Today, the media decided to fixate on Cynthia Nixon’s choice in bagel sandwich fillings, because what better way to marshal your reporting resources than embedding horrified Twitter reactions in a CMS and convincing the public it’s an actual controversy?
Her infraction? At the beloved Upper West Side delicatessen Zabar’s, Nixon—currently in a battle with incumbent New York Gov. Andrew Cuomo in the Democratic gubernatorial primary—ordered lox, cream cheese, and capers on a cinnamon-raisin bagel.
As is the media’s wont, the headlines generated were a mix of hyperbole and exaggerated outrage. Munchies called it “terrible-sounding.” The New York Post cried: “horrifying.” NJ.com said Nixon “committed a crime against the bagel gods.” How much of this reaction is a journalistic bloodsport of reporting on political candidates and their supposed bad taste in food? How much of it is filling the vacuum that is a 24-hour media cycle? How much of it, the more cynical among us might offer, is perhaps a female candidate receives a different level of criticism than her male counterparts?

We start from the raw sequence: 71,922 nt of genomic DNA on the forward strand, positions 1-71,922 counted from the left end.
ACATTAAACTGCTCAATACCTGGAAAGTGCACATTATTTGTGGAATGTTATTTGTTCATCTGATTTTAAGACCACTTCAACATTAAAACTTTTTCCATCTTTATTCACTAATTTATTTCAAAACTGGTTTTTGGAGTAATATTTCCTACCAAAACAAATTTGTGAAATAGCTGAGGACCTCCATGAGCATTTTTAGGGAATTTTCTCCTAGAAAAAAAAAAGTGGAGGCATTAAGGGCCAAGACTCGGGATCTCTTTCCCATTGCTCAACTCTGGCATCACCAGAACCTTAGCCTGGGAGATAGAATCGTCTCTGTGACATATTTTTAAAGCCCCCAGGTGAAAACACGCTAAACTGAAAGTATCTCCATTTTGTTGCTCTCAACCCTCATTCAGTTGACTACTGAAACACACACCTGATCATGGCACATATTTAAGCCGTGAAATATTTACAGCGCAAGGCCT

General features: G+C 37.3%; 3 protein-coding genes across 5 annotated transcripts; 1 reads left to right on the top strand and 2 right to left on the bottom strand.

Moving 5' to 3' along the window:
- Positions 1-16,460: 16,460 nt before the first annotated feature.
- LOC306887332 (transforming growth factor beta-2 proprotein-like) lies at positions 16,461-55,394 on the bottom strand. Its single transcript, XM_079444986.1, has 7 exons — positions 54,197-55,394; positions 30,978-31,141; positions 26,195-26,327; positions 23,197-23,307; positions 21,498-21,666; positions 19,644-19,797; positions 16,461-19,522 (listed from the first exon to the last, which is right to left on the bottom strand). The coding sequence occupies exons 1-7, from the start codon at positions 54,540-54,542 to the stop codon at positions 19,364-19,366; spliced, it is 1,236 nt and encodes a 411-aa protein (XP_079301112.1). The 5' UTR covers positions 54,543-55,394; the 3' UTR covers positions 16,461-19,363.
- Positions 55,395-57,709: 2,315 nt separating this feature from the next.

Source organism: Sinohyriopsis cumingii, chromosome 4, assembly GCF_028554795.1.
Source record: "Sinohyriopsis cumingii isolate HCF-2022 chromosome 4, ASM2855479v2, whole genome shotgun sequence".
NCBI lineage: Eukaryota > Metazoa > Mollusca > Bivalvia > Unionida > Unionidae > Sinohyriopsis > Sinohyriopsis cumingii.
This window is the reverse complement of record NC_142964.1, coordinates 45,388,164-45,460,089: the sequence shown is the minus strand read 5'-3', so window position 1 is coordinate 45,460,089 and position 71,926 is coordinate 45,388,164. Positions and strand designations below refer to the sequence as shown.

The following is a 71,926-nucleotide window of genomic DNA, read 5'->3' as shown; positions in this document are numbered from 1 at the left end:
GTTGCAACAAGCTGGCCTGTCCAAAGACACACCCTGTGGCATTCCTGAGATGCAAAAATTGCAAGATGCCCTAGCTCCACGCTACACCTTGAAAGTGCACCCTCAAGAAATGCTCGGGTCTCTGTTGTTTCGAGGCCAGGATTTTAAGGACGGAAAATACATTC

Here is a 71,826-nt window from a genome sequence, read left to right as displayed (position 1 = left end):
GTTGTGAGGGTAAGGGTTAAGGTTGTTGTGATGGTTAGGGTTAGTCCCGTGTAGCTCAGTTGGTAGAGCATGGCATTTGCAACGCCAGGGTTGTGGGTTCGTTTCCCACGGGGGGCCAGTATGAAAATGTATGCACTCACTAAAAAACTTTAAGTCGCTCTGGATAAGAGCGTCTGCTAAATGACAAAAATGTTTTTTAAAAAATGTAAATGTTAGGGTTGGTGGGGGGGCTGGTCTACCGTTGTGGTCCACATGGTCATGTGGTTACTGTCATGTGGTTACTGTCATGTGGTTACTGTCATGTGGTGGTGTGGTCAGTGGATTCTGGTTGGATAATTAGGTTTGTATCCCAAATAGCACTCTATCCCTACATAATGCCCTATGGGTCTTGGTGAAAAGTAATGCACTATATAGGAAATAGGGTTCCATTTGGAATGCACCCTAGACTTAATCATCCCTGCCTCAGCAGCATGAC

Here at The Takeout, we only worry about one thing: does it taste good? And our standing rule is we don’t know something until we’ve tried it.
Unfortunately, we did not have time today to assemble a lox-cream cheese-capers sandwich on a cinnamon-raisin bagel ourselves, but our friend Max Temkin—a co-founder of Cards Against Humanity—found time today, and along with five of his office-mates (for the record, all women), taste-tested the Cynthia Nixon Special as a group lunch experiment. Their finding: Quit crapping on Cynthia Nixon. The sandwich tastes fine.
The Takeout: Well, how was it?
Max Temkin: I would describe it as not as disgusting as I thought. I’m not going to order it again, but it kinda works. You had the brininess of the capers with the lox, and I though it worked with the sweetness of the raisins. It’s not a crazy flavor combination. You find flavors of olives and grapes in Portuguese and Mediterranean food.
(Temkin added on Twitter: “I gotta say, this is not bad. I am voluntarily eating the whole bagel. Definitely not as good as a lox sandwich on sesame. But raisins and baking spices work in lots of savory—and even seafood—dishes...”)
TO: What did everyone else at the office thought?
MT: It ranged from mildly disgusted to not as disgusting as they anticipated. I think I liked it the most.
TO: Does this particular sandwich have an analog in the culinary world?
MT: It’s like a McGriddle from McDonald’s. I think the McGriddle is an incredible piece of engineering. It always gives me diarrhea, but it tastes really good.